Ever since CNOOC, one of China’s “big three” national oil companies, made an ill-fated bid to take over Unocal Corporation in 2005, Sino-U.S. energy relations have been marred with mistrust.
Foreign acquisitions by China’s national oil companies thereafter have largely avoided the United States. Many were thus caught off guard by recent reports that Sinopec has emerged as a leading suitor for some of the $7 billion in natural gas assets that Chesapeake Energy must shed to avoid a breach of its debt covenants. Yet upon closer inspection, the move is deft and bears the imprint of lessons well-learned. Chinese national oil companies know from prior experience that in the United States they must wear kid gloves to avoid getting burned.
With U.S. natural gas prices projected to remain at $2-4/Mmbtu and far higher returns on investment elsewhere around the globe, why would Sinopec pour capital into American shale gas production when so many U.S. companies are shutting down rigs? There are a number of macro- and micro-dynamics at play here.
China’s demand for gas is expected to grow rapidly in the coming years. Natural gas currently accounts for only 4 percent of the country’s energy mix, but the International Energy Agency projects this rising to 13 percent by 2035. The same organization predicts that China will account for roughly a quarter of global gas demand growth over the same period. There is also a high level of uncertainty over how reliant the country will be on foreign gas. Much of this will depend on China’s ability to exploit its vast domestic shale gas resources. If unconventional development is well-orchestrated, Chinese gas imports as a share of total demand could be as low as 20 percent in 2035. Alternatively, slow progress in unconventional gas development could lead to a dependency rate north of 50 percent, according to the IEA.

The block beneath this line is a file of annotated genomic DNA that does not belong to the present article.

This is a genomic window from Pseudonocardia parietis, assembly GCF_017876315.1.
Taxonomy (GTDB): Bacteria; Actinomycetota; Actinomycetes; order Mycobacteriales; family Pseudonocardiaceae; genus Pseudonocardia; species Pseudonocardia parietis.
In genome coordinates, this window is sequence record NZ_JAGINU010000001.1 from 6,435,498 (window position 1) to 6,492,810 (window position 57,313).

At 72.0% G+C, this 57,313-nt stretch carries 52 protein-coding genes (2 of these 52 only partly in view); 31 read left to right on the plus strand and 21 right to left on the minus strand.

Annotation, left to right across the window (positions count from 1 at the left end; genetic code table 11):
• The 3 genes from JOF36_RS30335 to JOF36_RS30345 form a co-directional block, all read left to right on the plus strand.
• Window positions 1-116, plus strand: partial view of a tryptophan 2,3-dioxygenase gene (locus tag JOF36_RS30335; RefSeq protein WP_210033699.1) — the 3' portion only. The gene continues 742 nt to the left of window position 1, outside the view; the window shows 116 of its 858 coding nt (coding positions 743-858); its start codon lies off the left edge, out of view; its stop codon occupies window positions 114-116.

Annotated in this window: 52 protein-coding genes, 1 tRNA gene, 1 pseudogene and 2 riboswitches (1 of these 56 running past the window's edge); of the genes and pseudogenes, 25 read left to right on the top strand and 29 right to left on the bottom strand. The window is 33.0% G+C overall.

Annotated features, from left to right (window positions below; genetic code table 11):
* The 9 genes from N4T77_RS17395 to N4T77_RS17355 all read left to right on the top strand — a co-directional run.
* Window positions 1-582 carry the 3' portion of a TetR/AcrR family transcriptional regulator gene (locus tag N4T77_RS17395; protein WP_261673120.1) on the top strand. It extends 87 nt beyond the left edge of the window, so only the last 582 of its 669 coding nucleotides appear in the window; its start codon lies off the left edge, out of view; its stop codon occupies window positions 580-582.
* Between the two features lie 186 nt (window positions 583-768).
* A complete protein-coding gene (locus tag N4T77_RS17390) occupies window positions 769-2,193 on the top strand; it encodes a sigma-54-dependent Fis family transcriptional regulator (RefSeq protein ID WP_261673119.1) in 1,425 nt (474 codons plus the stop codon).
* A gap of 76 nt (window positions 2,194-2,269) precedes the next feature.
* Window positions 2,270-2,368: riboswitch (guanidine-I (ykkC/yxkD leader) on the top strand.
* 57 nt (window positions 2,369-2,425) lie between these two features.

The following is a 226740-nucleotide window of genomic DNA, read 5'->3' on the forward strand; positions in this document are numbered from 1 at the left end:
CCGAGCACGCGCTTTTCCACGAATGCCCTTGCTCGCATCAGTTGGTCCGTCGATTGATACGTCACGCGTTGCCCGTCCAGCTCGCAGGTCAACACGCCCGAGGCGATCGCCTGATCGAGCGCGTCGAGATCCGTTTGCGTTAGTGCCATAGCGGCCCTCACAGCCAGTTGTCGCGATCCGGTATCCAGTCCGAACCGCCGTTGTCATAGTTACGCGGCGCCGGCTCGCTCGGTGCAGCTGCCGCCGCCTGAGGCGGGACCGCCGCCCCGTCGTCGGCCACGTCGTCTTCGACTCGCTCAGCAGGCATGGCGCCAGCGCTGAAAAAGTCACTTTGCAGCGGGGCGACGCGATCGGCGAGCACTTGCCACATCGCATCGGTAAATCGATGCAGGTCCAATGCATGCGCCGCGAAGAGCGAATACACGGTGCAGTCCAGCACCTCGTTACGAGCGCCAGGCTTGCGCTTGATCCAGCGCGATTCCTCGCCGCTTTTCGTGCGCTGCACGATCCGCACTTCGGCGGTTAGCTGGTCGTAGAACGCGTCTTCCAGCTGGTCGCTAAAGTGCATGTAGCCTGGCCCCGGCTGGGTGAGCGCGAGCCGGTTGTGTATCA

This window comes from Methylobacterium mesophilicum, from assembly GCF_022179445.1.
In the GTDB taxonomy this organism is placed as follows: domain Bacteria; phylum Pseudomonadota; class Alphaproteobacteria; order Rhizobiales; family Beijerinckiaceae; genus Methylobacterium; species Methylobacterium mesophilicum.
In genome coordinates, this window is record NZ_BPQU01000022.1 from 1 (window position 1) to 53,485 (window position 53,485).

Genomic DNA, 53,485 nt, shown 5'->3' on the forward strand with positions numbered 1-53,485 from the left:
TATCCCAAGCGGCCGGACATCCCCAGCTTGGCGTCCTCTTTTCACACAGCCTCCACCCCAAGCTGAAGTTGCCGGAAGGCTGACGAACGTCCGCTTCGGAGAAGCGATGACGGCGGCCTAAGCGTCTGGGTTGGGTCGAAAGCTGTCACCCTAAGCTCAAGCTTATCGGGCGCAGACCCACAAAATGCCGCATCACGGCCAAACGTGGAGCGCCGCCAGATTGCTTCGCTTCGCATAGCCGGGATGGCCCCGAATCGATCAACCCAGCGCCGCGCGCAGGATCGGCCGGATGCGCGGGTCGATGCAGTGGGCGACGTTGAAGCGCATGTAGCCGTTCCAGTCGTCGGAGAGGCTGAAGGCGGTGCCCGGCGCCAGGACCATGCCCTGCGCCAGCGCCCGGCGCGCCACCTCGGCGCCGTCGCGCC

In either scenario, a stake in Chesapeake’s gas assets could potentially pay dividends for China. Chesapeake was one of the first to commit wholeheartedly to the potential of shale gas in the United States. It has snatched up vast swaths of shale acreage, and possesses the technology and know-how to efficiently extract unconventional gas from these basins. Sinopec would love nothing more than to gain firsthand experience with hydraulic fracturing and horizontal drilling techniques that could eventually be applied to China’s massive shale resources. According to the U.S. Energy Information Administration, technically recoverable shale gas reserves in China are at least 50 percent greater than the sizeable shale endowment in the United States.
Sinopec drilled its first shale gas well in Chongqing on June 9, but until it develops the capacity to unlock domestic resources en masse at low cost, acquisitions are the quickest way to bolster its gas reserves. The company might be seeking to secure a dedicated stream of U.S. natural gas production for shipping to China as liquefied natural gas in the future. This is a complicated proposition, especially considering that the scale of U.S. LNG exports is highly uncertain. The prospect of rising domestic gas prices as a consequence of satiating Chinese demand would become a thorny political issue, whether merited or not.